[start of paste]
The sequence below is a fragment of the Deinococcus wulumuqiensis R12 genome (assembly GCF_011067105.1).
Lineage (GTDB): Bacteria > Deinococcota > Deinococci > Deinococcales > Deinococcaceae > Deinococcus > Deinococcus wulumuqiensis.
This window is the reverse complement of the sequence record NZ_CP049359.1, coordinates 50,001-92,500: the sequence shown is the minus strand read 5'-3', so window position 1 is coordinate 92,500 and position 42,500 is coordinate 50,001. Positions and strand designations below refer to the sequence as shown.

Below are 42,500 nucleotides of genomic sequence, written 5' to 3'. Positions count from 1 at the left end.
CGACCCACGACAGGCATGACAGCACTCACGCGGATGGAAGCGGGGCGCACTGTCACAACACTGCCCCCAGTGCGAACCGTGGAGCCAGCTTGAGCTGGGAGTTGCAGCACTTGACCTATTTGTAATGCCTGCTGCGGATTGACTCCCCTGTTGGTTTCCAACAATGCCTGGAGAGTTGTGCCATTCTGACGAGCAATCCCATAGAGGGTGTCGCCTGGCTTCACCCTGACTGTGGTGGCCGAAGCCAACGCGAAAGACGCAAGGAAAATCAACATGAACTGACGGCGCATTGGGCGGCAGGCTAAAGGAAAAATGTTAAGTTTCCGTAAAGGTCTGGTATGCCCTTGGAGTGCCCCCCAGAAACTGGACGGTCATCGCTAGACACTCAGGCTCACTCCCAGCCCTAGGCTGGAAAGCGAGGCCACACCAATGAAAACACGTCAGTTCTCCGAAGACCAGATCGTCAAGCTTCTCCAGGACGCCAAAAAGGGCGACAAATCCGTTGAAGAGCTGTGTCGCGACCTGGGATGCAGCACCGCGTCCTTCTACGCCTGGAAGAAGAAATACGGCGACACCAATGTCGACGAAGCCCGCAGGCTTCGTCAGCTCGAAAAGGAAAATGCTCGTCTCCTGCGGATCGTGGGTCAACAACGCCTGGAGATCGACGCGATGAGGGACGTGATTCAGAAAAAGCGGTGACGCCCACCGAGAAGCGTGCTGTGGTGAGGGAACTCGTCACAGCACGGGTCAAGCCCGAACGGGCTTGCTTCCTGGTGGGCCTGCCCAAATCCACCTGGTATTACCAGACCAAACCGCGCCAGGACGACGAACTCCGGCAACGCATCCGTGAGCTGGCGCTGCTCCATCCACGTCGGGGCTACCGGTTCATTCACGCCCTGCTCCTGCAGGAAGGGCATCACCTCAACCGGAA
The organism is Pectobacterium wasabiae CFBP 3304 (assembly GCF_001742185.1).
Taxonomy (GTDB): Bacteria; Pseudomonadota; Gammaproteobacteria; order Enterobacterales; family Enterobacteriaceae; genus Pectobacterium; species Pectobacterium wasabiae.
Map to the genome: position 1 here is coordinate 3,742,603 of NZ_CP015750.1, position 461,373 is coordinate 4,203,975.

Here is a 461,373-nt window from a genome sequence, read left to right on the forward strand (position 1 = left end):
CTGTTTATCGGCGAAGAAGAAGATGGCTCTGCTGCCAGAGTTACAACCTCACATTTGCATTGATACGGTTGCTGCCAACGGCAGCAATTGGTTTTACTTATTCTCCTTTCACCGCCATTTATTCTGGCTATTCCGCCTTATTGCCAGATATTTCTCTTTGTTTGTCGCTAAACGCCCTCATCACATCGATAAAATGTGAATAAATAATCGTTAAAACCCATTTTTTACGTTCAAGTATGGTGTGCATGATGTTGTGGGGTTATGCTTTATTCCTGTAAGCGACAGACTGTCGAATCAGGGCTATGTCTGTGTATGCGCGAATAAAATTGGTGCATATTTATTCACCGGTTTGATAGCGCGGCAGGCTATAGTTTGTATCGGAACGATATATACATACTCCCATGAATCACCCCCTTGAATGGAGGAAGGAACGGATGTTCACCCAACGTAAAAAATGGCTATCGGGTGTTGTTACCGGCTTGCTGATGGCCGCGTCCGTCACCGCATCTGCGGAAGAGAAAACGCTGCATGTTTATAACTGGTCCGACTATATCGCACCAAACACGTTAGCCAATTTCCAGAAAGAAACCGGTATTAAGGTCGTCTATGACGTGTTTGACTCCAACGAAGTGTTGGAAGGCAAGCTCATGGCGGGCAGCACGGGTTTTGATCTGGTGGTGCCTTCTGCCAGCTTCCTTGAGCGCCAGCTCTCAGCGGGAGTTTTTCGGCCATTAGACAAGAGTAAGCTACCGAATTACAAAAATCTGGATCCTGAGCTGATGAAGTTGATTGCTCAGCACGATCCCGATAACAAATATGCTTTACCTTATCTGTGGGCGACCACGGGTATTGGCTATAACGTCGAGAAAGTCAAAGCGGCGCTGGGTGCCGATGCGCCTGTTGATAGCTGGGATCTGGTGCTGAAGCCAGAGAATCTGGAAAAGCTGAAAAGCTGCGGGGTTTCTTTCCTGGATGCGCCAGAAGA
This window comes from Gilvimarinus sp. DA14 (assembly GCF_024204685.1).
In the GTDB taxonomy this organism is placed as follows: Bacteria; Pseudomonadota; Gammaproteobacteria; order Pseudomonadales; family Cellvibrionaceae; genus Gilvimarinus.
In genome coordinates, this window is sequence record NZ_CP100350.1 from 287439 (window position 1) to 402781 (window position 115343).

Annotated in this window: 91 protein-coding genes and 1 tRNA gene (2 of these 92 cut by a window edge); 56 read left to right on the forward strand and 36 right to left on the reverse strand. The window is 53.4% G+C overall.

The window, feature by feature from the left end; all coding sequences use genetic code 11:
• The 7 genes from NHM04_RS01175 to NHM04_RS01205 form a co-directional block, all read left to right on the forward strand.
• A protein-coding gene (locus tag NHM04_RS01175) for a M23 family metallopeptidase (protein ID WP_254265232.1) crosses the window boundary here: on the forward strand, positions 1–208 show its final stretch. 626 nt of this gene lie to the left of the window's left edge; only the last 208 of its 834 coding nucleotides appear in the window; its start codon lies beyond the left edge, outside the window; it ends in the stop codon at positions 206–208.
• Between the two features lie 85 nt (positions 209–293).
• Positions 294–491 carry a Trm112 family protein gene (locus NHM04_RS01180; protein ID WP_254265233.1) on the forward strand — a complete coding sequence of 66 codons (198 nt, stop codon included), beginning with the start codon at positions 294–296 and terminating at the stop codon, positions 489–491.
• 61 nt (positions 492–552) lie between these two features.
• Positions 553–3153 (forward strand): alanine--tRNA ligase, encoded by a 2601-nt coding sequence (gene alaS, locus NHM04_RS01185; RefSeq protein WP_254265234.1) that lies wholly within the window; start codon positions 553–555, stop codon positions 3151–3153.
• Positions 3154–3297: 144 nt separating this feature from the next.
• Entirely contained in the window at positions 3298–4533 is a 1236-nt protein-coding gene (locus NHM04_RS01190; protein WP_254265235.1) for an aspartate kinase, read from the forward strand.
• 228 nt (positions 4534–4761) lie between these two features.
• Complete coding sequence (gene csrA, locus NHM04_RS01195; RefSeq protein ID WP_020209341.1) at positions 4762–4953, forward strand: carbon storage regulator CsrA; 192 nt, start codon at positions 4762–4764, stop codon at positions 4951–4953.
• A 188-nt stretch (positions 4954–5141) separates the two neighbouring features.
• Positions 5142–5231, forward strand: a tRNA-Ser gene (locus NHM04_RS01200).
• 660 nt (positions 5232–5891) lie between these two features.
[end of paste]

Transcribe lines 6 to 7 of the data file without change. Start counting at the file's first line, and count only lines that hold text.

The organism is Pectobacterium wasabiae CFBP 3304 (assembly GCF_001742185.1).
Taxonomy (GTDB): Bacteria; Pseudomonadota; Gammaproteobacteria; order Enterobacterales; family Enterobacteriaceae; genus Pectobacterium; species Pectobacterium wasabiae.